In addition to his global deals, Wu also bought significant stakes in a number of Chinese banks and financial companies.
She said that no other Chinese publications are likely to touch the Anbang story now, for fear of being disciplined themselves.
Anbang's buying spree, however, has recently ground to a halt.
Wu's strategy echoed that of famed USA investor Warren Buffett - an aggressive pursuit of yield-producing companies, funded by cash from selling insurance products and other sources. China's central bank was said to look into suspected breaches of anti-money laundering rules at the insurer late a year ago, while authorities temporarily banned Anbang's life insurance unit from selling new products in May.
Caijing, a respected Chinese news magazine, reported that Wu Xiaohui had been taken away by police on Friday in Beijing and that government regulators had then met the company the following day. To quiet the rumors, Wu gave an interview to the state-run Beijing News.
Sources also told the English-language South China Morning Post that Wu had been "assisting relevant investigations" and previously had always returned to his office or home after a few hours of questioning. Wu hasn't returned since he was taken away at the end of last week, the person said.
SHANGHAI, June 14 China stocks fell early Wednesday, led by blue-chips, as sentiment was soured by a media report alleging a probe of the head of financial conglomerate Anbang Insurance Group, plus weak May investment data deepening worries of economic deceleration. Prominent financier Xiao Jianhua was taken by agents from a Hong Kong hotel earlier this year and presumed to have been taken back to China, according to local media reports.More news: Olivier Giroud's wonder-strike in vain as Sweden upset France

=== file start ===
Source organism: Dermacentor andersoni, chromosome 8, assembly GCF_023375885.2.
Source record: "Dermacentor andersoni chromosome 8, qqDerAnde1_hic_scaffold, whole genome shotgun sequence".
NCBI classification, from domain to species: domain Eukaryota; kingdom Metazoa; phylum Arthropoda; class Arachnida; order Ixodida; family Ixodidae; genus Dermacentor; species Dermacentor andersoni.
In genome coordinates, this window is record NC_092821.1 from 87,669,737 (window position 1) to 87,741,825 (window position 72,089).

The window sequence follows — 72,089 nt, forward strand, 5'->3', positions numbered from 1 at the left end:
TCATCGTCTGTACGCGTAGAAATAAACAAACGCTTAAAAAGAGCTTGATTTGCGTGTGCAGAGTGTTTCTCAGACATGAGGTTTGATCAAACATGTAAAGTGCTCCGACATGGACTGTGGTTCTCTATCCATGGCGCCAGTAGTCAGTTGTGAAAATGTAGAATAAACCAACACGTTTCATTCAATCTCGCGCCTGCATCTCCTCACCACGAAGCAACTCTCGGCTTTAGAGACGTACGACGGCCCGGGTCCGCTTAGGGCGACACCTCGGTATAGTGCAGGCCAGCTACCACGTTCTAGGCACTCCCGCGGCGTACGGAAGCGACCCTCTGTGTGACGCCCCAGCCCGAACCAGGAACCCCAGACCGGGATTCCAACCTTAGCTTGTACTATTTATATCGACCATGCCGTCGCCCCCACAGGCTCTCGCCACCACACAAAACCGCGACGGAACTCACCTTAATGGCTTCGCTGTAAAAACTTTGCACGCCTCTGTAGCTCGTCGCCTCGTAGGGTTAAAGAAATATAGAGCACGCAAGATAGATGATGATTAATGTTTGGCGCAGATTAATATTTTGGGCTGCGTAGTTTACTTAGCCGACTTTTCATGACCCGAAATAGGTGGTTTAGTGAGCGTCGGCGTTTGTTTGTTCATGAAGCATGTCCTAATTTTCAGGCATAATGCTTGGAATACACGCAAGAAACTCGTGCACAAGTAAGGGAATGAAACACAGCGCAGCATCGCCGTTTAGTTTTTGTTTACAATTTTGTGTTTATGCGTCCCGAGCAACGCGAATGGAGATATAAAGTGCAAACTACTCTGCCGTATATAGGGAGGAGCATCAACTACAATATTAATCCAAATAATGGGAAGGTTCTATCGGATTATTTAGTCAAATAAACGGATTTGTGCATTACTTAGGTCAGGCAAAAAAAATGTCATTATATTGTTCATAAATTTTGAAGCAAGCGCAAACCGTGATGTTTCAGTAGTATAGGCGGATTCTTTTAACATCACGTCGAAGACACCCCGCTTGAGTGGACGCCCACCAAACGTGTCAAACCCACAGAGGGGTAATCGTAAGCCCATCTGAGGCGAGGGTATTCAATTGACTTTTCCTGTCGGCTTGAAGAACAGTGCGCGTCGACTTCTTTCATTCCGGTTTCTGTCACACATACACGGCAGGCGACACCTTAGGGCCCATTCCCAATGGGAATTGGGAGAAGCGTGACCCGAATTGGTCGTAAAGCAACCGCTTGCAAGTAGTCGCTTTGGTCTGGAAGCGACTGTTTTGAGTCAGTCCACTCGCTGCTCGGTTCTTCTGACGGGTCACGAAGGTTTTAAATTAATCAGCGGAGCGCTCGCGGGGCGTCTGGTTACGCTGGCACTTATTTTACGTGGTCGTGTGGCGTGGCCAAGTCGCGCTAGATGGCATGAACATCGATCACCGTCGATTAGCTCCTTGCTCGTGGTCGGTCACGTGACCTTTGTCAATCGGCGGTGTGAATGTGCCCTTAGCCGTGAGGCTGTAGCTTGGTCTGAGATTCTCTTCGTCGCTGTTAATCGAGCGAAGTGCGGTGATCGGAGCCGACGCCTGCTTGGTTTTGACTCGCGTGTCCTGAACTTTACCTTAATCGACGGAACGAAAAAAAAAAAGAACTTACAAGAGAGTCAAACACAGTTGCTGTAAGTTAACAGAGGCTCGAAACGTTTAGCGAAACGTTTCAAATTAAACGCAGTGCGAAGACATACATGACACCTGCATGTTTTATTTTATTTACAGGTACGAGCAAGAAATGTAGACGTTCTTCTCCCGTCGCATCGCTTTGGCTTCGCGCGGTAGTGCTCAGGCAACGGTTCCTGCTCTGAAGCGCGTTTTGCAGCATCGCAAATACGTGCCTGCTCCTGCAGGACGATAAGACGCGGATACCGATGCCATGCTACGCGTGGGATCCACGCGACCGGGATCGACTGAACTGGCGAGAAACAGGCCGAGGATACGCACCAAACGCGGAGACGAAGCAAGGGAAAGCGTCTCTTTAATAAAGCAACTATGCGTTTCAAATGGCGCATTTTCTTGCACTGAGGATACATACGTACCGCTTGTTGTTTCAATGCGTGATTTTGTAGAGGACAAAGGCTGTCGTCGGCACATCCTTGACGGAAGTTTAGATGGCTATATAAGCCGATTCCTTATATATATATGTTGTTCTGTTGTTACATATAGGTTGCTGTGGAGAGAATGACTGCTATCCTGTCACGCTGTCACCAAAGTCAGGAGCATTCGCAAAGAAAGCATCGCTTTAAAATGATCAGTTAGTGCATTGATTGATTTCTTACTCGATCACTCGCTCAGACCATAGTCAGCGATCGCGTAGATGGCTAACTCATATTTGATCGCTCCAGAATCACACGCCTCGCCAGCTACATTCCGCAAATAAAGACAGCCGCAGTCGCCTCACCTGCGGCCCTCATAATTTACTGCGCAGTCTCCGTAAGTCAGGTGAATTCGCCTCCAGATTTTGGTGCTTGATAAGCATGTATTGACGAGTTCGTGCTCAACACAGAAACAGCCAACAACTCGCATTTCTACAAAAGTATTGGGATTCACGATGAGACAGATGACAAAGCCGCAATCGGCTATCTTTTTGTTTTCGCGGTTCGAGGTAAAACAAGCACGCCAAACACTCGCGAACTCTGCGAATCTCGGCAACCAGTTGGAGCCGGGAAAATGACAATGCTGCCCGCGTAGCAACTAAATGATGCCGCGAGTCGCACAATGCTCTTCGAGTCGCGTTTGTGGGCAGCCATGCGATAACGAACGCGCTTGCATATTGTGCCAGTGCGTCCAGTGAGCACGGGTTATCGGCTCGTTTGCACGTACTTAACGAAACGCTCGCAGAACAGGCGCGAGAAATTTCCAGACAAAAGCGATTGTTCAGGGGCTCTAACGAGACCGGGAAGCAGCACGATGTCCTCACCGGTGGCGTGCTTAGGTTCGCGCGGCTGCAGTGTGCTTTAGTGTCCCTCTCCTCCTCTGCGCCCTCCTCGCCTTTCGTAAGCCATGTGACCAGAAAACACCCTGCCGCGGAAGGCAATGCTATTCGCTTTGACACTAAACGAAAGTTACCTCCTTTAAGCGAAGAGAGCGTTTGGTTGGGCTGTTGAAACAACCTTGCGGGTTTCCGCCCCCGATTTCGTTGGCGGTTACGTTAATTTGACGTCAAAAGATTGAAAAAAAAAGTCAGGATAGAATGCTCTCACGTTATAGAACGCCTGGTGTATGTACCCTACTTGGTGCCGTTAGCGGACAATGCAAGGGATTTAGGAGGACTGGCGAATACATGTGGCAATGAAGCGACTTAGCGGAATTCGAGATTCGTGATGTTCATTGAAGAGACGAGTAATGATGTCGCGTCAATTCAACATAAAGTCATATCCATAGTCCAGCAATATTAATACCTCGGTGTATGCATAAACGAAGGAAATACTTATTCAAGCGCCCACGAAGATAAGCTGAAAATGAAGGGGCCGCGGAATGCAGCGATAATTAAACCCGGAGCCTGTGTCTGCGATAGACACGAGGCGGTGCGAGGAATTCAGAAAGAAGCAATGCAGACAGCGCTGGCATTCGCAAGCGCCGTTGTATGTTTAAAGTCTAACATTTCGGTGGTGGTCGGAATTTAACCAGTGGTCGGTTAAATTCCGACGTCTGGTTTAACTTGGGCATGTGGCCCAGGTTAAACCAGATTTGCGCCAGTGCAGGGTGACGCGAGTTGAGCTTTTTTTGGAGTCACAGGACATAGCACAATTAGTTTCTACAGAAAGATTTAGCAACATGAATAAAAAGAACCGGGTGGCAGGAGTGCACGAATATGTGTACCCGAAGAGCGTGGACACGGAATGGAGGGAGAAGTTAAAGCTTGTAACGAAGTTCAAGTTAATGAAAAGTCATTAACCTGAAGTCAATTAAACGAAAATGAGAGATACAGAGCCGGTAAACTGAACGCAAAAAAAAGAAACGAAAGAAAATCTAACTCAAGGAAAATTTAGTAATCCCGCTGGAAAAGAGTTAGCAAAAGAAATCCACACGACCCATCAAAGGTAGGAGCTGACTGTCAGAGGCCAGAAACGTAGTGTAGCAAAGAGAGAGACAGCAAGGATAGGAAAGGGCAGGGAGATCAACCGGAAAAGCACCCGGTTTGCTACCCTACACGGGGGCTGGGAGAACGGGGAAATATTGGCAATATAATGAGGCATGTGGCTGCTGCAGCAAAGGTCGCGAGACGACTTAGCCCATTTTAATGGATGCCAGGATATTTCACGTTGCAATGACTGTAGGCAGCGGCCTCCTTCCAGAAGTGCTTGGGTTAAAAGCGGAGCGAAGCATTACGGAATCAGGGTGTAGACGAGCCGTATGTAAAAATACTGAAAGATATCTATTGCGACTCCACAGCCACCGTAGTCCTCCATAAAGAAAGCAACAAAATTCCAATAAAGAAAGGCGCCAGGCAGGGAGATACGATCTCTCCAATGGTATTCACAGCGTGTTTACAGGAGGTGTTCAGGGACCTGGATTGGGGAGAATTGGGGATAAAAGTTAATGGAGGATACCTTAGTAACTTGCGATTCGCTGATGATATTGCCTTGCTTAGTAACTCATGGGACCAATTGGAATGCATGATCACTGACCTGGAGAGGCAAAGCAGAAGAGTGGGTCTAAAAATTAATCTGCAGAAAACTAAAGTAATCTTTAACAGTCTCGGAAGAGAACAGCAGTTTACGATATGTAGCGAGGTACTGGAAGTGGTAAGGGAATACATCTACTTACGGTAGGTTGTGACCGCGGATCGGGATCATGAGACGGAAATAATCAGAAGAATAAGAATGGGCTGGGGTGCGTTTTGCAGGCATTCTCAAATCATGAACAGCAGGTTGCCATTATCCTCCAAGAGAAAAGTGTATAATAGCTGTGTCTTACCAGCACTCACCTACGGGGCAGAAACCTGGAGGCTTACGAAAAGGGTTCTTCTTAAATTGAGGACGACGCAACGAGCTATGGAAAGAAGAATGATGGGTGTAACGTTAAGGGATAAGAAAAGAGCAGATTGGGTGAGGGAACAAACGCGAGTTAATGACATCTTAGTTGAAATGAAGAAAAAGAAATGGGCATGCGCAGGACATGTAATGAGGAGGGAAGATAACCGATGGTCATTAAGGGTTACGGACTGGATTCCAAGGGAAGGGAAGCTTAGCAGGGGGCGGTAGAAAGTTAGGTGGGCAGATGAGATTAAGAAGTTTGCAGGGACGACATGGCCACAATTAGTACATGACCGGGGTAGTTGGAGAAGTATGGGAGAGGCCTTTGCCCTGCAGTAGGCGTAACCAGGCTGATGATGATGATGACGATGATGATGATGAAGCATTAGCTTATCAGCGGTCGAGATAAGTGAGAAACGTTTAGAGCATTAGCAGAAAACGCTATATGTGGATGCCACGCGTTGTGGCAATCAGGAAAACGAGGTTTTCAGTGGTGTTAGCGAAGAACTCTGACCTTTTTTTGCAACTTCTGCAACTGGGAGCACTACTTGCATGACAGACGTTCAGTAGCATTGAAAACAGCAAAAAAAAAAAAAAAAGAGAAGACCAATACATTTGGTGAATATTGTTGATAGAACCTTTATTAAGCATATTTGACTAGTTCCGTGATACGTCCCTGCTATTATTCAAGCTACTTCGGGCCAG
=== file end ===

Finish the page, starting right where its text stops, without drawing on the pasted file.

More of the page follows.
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CIRC declined to comment to Caijing, and Bloomberg's phone calls to CIRC spokesman Zhang Zhongning outside business hours weren't answered. Another deal, to acquire U.S. insurer Fidelity & Guaranty Life, collapsed in April after Anbang didn't satisfy financial queries from state regulators.
Some of the headwinds facing Anbang aren't unique to the company.
Anbang is known for acquiring high-profile companies, including the Waldorf Astoria hotel in NY in 2015, and manages $242bn of assets.
Described by those who know him as smart and passionate, Wu is politically connected - he married the grand-daughter of former leader Deng Xiaoping - and has cultivated relationships on Wall Street with the likes of private equity giant Blackstone Group LP, despite speaking little English. And in June, Wu was banned from traveling outside China, the Financial Times reported.
The head of a deal-hungry Chinese insurer that recently held talks with the Kushner family over a NY office tower is reported to have been detained by Chinese authorities. State-owned China Petrochemical Corp later bought a stake.
In early 2016, Anbang agreed to buy Strategic Hotels & Resorts, owner of 16 high-end hotels in the U.S., from Blackstone for about US$6.5 billion.